The withdrawal of five practices from the early intervention group before submitting their baseline data was unfortunate. The remaining practices are likely to have been the most motivated making it easier to effect change in this group. By contrast, all but one of the delayed intervention group practices completed the programme, though five did not attend the educational intervention. If less motivated practices in the 'delayed' group had chosen to 'stay the course' rather than withdraw this might have diluted any effect in this group. However, because of the considerable commitment required we believe it is unlikely that reluctant practices would have continued to provide data.
We rejected the option of collecting baseline data before randomisation because the audit was an integral part of the educational intervention. Willingness to participate in all aspects of the programme (including the audit, workshop and development plan) was one of the factors potentially influencing the effectiveness of this 'complex intervention' Randomising only those practices who submitted baseline data would have eliminated one of these important factors.
Practices submitted less than the projected three episodes/GP in each three month audit period. This, combined with the withdrawal of five practices, meant that we did not achieve the required number of 75 acute episodes at baseline and 6-months in the early intervention group so we were slightly underpowered to detect a statisticallysignificant change in the primary outcome measure. Although raising the possibility that some acute episodes had been overlooked, the rate of identification of acute attacks per GP was similar in both groups, and was consistent over the three audit time points. In addition, the demography of the patients suffering acute episodes was similar to that described in previous regional and national audits (allowing for the slightly different recruitment strategies). [6–8] The reduction in number of acute episodes may reflect the reported decline in asthma exacerbations in the UK. The audits were carried out internally by practice staff, which introduced the possibility of inaccurate, incomplete or biased data. Despite this concern, we considered it important that practices undertook their own data collection as part of the learning process. Financial constraints prevented quality checks of the accuracy of submitted data.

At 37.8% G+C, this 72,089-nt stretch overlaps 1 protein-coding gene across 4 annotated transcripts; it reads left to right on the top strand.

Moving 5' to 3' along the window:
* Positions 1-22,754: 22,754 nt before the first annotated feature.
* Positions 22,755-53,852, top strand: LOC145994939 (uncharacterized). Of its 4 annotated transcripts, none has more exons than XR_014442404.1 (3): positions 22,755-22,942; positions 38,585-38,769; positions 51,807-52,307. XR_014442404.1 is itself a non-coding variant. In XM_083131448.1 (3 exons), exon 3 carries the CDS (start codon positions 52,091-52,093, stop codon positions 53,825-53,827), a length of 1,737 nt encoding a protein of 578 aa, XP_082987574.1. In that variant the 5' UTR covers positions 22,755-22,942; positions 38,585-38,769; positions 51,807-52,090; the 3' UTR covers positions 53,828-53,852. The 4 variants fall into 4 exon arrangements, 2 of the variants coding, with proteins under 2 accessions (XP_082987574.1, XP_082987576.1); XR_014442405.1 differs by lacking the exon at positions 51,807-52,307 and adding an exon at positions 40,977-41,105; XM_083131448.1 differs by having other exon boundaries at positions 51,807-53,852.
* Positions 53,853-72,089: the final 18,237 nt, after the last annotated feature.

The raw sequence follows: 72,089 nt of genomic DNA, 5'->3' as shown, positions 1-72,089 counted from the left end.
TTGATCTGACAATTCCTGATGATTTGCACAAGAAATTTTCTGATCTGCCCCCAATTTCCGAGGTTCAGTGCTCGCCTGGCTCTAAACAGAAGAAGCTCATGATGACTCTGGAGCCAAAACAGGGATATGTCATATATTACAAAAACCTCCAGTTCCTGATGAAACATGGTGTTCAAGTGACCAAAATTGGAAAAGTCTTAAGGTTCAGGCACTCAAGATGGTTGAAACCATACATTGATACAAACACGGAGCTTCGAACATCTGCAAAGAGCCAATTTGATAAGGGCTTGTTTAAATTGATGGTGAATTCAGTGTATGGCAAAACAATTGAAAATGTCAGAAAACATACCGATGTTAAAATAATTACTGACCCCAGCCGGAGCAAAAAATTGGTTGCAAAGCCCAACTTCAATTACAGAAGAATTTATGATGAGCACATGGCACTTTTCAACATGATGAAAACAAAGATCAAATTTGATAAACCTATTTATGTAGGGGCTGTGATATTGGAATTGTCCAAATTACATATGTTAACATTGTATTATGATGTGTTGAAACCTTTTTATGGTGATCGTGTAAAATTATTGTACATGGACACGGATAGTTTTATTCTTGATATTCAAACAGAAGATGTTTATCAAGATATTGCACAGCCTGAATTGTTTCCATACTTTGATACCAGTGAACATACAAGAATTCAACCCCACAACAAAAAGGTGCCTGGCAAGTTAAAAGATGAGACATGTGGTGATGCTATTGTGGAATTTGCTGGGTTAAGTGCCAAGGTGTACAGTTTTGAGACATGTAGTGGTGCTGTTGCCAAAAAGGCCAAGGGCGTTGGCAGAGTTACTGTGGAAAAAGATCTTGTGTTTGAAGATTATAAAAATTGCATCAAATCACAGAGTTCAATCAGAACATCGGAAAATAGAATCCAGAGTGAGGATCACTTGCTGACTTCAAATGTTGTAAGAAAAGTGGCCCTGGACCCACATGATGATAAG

Of the 59 practices approached, just over a third agreed to participate, and just over a quarter completed the programme which may be interpreted as limiting generalisability. However, the recruited practices reflected the range of demography typical of the area. In addition, participation in a professional development plan is an active process which demands considerable application with significant workload implications for members of the team. The reasons given for non-participation and withdrawal suggest that the time and effort required was not possible for many practices during the study period. Practice development needs vary over time and it is likely that under other circumstances other practices would have wished to participate.